OCZ’s Vertex series of solid-state drives have become quite the sensation, as anyone following SSD developments will tell you. They were the first official competition to Intel’s X25 solid-state drives and by offering much higher sequential write speeds from the start, were able to hold their own as subsequent firmware updates continued to improve upon small file and IOP performance.
However, it was the eventual addition of TRIM support that they have become one of the most sought after SSDs, with the only exception possibly being Intel’s own X25 G2 drives.
Of course anyone that actually follows the progress of SSDs will also be quick to point out there are two über-fast SSDs currently arriving on the market that push the performance envelope to the edge of SATA’s 3Gb/s capabilities. In fact one of them will even surpass it, requiring the newly-minted SATA 6Gb/s interface to attain maximum performance.
The catch, though, is that the Sandforce-equipped Vertex 2 (and so named Vertex Limited Edition) drives are launching at over a $4 per GB prices, and the cheapest Crucial RealSSD C300 will slot in at $500. While either of those drives will deliver performance only dreamed of, the $500+ starting prices will ensure most keep on dreaming.
That is where today’s review of OCZ’s Vertex Turbo comes in. The vanilla 120GB Vertex can be found at a much more affordable ~$2.41 per GB for the 120GB model, and even the 120GB Vertex Turbo is more palatable at $3 per GB. Although the drive in today’s review is the Turbo version, the standard Vertex model is going to offer similar performance.
Both drives use the same NAND flash via four channels; the only difference being that the Indilinx Barefoot controllers in the Turbo models have been binned by OCZ as higher-quality silicon capable of supporting an overclock, operating at 180MHz instead of the standard 166MHz. This is great if the controller was the sole bottleneck, however in the case of the Barefoot controller used in the Vertex, the NAND flash and lower number of flash channels will ensure performance is fairly close between the Turbo and non-Turbo models.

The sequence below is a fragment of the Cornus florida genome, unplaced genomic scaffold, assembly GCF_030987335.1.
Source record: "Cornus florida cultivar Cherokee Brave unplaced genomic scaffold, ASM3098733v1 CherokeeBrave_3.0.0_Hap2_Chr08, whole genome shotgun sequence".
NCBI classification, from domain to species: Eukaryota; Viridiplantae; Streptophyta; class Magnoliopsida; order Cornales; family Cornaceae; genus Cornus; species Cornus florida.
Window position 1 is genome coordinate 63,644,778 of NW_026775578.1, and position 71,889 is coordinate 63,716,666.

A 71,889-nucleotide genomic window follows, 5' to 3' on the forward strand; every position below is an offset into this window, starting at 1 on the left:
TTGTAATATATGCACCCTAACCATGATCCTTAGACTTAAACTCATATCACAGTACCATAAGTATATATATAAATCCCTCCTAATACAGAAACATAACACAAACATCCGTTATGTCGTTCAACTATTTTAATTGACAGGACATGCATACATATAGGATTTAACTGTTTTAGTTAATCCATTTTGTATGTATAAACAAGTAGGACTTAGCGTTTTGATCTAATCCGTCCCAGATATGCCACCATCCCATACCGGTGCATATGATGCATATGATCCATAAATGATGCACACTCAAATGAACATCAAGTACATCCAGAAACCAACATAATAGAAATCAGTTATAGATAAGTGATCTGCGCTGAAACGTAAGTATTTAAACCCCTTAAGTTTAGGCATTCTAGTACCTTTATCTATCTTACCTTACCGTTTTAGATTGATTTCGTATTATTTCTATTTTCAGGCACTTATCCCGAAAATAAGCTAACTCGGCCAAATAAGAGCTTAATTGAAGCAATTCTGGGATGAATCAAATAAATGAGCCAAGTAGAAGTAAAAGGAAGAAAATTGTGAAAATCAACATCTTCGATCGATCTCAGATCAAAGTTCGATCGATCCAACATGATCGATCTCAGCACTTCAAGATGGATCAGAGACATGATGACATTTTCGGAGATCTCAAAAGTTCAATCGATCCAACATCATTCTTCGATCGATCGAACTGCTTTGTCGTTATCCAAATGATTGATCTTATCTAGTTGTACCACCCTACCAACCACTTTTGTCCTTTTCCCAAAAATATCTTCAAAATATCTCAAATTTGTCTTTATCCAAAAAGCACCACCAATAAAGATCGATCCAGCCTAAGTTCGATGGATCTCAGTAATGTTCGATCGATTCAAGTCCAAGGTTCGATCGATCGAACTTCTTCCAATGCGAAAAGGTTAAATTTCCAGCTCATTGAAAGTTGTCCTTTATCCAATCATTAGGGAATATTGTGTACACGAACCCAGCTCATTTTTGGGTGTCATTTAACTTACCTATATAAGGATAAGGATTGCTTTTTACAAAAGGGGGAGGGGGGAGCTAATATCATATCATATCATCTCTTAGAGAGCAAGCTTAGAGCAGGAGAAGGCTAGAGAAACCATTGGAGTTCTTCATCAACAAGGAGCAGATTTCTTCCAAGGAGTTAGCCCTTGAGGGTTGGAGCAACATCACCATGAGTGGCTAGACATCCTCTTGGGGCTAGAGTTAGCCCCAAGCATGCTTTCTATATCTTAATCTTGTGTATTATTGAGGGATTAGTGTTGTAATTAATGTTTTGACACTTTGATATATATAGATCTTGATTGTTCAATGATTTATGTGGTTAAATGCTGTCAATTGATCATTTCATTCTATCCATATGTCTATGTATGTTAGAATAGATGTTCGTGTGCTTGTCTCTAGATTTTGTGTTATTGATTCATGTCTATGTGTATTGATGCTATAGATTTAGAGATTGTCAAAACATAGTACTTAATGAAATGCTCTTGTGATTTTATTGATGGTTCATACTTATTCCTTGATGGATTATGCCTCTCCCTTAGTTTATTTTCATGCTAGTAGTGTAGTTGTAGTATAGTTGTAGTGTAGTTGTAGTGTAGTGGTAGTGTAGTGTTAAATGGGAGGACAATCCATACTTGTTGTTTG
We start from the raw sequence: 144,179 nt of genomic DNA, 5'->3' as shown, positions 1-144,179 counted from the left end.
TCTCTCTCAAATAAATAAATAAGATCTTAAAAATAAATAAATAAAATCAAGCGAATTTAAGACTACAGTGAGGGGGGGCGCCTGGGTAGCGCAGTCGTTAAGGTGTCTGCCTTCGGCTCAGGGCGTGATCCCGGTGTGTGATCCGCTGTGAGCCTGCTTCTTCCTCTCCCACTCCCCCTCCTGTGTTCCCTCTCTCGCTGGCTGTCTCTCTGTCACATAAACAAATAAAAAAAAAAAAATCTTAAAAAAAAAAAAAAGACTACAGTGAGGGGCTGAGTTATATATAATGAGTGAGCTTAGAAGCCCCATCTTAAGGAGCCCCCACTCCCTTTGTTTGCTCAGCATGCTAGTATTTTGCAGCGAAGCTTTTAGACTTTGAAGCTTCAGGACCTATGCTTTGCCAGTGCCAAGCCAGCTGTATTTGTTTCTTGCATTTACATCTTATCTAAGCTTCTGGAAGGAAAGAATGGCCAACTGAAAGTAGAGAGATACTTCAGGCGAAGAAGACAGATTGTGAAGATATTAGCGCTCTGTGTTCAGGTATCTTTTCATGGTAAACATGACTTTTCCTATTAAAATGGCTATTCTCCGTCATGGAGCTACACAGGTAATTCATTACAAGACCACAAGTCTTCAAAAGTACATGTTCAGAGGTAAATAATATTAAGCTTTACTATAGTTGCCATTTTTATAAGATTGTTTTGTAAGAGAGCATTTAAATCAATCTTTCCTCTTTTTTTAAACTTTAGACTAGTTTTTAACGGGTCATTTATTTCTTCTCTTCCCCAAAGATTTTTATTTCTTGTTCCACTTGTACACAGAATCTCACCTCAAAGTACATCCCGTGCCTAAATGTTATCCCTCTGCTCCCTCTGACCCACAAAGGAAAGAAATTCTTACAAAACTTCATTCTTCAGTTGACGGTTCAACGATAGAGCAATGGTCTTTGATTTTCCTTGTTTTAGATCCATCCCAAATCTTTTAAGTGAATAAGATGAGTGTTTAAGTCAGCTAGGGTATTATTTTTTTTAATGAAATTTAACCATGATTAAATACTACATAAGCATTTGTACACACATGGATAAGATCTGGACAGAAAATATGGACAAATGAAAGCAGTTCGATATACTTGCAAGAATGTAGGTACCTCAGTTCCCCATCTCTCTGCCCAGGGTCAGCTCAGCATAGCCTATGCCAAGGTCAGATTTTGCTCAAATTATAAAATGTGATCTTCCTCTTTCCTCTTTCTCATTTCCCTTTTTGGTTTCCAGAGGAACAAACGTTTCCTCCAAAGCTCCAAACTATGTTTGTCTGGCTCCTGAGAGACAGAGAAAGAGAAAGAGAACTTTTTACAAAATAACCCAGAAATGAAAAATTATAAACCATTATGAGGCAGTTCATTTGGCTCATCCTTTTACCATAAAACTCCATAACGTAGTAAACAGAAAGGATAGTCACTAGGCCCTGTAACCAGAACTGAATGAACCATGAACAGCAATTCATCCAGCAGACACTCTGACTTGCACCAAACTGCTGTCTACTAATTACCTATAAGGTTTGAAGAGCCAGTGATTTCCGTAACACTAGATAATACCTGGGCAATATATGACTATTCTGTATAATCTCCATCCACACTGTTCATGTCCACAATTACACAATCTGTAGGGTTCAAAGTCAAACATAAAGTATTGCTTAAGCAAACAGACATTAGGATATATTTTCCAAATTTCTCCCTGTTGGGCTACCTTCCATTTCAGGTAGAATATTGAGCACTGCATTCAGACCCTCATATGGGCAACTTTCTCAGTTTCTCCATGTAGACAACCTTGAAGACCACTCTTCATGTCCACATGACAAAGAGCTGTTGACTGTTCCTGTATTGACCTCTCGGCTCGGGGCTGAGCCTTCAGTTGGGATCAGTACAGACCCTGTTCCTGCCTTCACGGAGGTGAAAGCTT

OCZ is a company that isn’t afraid to get the job done right, and on the eve of the product launch it went back to Indilinx to get the drive firmware modified to fix initial performance issues that were found within the Barefoot controller. Needless to say, this delayed the company’s launch plans as it waited until it had the revised firmware in house and installed on every drive before any were shipped to retailers.
After several more subsequent firmware updates that other companies began adopting (one of which enabled TRIM support), OCZ took it one step further and began refining the Vertex firmware itself. It started releasing its own updates, giving the Vertex a slight edge over other drives featuring the same controller due to the extra tweaking. If you are looking for an affordable, high-performing, and reliable SSD, then the Vertex series is a great choice thanks to the long track record of excellent support by OCZ.
As if to prove the old adage that good things come in small packages, the Vertex and Vertex Turbo come in a small, innocuous looking package. Inside, the SSD is firmly nestled in a foam frame and anti-static bag, with an included sheet that covers details about the warranty.
It is worth a brief mention that the booklet mentions a one-year warranty while some misinformation online indicates the warranty is two years. The Vertex is an older, venerable drive and at one point OCZ extended the warranty on them to a full three years from initial date of purchase.
30, 60, 120, 250
Indilinx Barefoot (OC’d)
30, 60, 120
|Vertex Mac Edition|
30, 60, 120, 250
Indilinx Barefoot (LC)
|Vertex Limited Edition|
OCZ offers several SSDs in addition to the performance-oriented Vertex series, but for the sake of simplicity we will focus on just the Vertex series here. As our table illustrates, there are quite a few models out there in just the Vertex lineup alone, but in actuality there are only two drives we really need to focus on.
As I already mentioned, the Vertex Turbo uses a higher-clocked cache and Barefoot controller, but the performance gains are not going to be significant. The Mac edition is self-evident, and the Vertex EX series is a server/enterprise oriented drive that is priced well outside the consumer market.
That leaves us with the Vertex LE, which as the name suggests will be a limited edition run with the SF-1500 SandForce controller. After this initial run, OCZ is planning to launch the Vertex 2 as a more permanent model. The catch, however, is that it will only be using the slightly slower SF-1200 controller.
At least for the interim, the longstanding Vertex will stick around awhile longer and at even lower price points than ever before. At the time of this article the 120GB Vertex can be had for $329, and OCZ is presently offering an additional $40 mail in rebate.
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